In the grand scheme of swimwear trends, two-piece suits still dominate and are expected to make up 68 percent of a projected $2.6 billion in U.S. women's swimsuit sales in 2012, according to IBISWorld estimates. "Most people don't like to be the odd one out, even if it means wearing something they are less than comfortable with," Huyben said.

Simply Modest's "swimdresses," which sell for about $100, are floral, stretchy garments made up of loose tunics with knee-length leggings underneath.

Other companies present a different interpretation of how much coverage equals modesty. HydroChic makes sporty leggings, knee-length skirts with ruffles and skorts that extend to the upper thigh; starting prices for tops and bottoms are about $70 apiece. DivintaSole makes suits resembling conventional one-pieces but covering the bust area ($99).

Even the most conservative modest swimsuits are too revealing for some Muslim and Amish women, who seek head-to-toe coverage. Many Orthodox Jews, meanwhile, don't believe men and women should swim together at all.

Ten years ago, women like Huyben had to improvise with T-shirts and board shorts if they wanted to swim. Today, an online community flourishes around those interested in modest attire. Online stores and Facebook groups attract modest shoppers of various religions and degrees of devotion. Blogs like provide directories of stores selling everything from hijabs and Catholic nun garb to "trendy" attire for Mormon teenagers.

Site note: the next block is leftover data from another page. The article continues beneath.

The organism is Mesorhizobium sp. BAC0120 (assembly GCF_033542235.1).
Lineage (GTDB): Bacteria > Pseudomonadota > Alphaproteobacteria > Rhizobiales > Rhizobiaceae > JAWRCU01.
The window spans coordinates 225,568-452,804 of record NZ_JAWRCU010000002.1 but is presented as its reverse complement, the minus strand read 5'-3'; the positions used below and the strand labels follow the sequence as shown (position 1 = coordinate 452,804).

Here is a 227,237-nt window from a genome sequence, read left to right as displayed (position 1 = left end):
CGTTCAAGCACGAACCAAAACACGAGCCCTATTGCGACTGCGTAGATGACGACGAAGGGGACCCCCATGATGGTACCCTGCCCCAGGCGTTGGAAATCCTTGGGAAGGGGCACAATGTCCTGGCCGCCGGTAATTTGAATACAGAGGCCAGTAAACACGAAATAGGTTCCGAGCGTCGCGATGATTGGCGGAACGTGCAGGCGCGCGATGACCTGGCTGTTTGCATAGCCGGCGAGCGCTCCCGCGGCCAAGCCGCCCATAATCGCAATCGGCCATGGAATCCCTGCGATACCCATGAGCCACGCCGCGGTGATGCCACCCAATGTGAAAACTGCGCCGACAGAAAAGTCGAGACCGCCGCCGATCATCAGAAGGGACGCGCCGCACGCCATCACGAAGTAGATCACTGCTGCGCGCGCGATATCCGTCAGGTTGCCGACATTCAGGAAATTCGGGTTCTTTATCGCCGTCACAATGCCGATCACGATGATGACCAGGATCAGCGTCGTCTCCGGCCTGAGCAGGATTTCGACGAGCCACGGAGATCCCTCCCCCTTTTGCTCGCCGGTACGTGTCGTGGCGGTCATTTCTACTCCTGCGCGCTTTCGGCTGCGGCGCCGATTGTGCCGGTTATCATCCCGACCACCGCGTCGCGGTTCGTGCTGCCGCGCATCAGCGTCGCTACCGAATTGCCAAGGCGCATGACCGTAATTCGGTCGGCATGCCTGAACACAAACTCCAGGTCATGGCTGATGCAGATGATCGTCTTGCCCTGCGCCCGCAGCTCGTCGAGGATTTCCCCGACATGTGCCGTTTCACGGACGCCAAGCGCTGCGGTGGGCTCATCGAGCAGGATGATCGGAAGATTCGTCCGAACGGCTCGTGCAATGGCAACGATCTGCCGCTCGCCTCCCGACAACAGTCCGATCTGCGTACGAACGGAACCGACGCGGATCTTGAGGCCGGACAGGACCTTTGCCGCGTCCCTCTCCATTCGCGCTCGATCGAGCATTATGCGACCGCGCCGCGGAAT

Modesty and sexiness aren't mutually exclusive, Thomson asserted. "After 10 years of marriage you should still make your husband turn his head. That's my goal."

Some of Thomson's more traditional competitors have a different take. "Men are sight oriented," said Joan Ferguson, who claims her company WholesomeWear in Aurora, Ore., offered the first online modest swimwear store. "Why dress so they're having unclean thoughts?" WholesomeWear's suits sell for $75.20 on its website.

Thomson aims to please secular customers seeking fashion as well as her Christian base, she said.

HydroChic also steers clear of religious references on its website and promotional materials. "That's not part of our company because we feel like modesty is something different to everybody," said cofounder Sara Wolf. She designs her suits, which also come in versions with SPF and chlorine protection, to blend in at most beaches. "We wanted something more appropriate that didn't make us look like we were from outer space," Wolf said.

Two successful modest clothing companies originally geared towards Mormon women, ModBod and Shade Clothing, have abandoned the word modesty all together in their marketing. Shade Clothing, founded by Brigham Young University grad Chelsea Rippy, was bought by San Francisco-based Gymboree in 2010. The chain added bikini styles and removed religious language from the website.

Secular fans of modest swimwear, like Reid, might appreciate the changes. "Sometimes the word [modest] is being used as a judgment," Reid said. "Because I choose to wear a two-piece doesn't make me immodest."

But the changes also upset some loyalists. "I've been disappointed in the continual "mainstream" changes made to your line," wrote Nica Conde Nuttall of Virginia on Shade's website Facebook page in February. "Please go back to what made you great -- modest and stylish options for women!!"

Check out modest swimsuits photos (SFW!):

Simply Modest

Modest Swimwear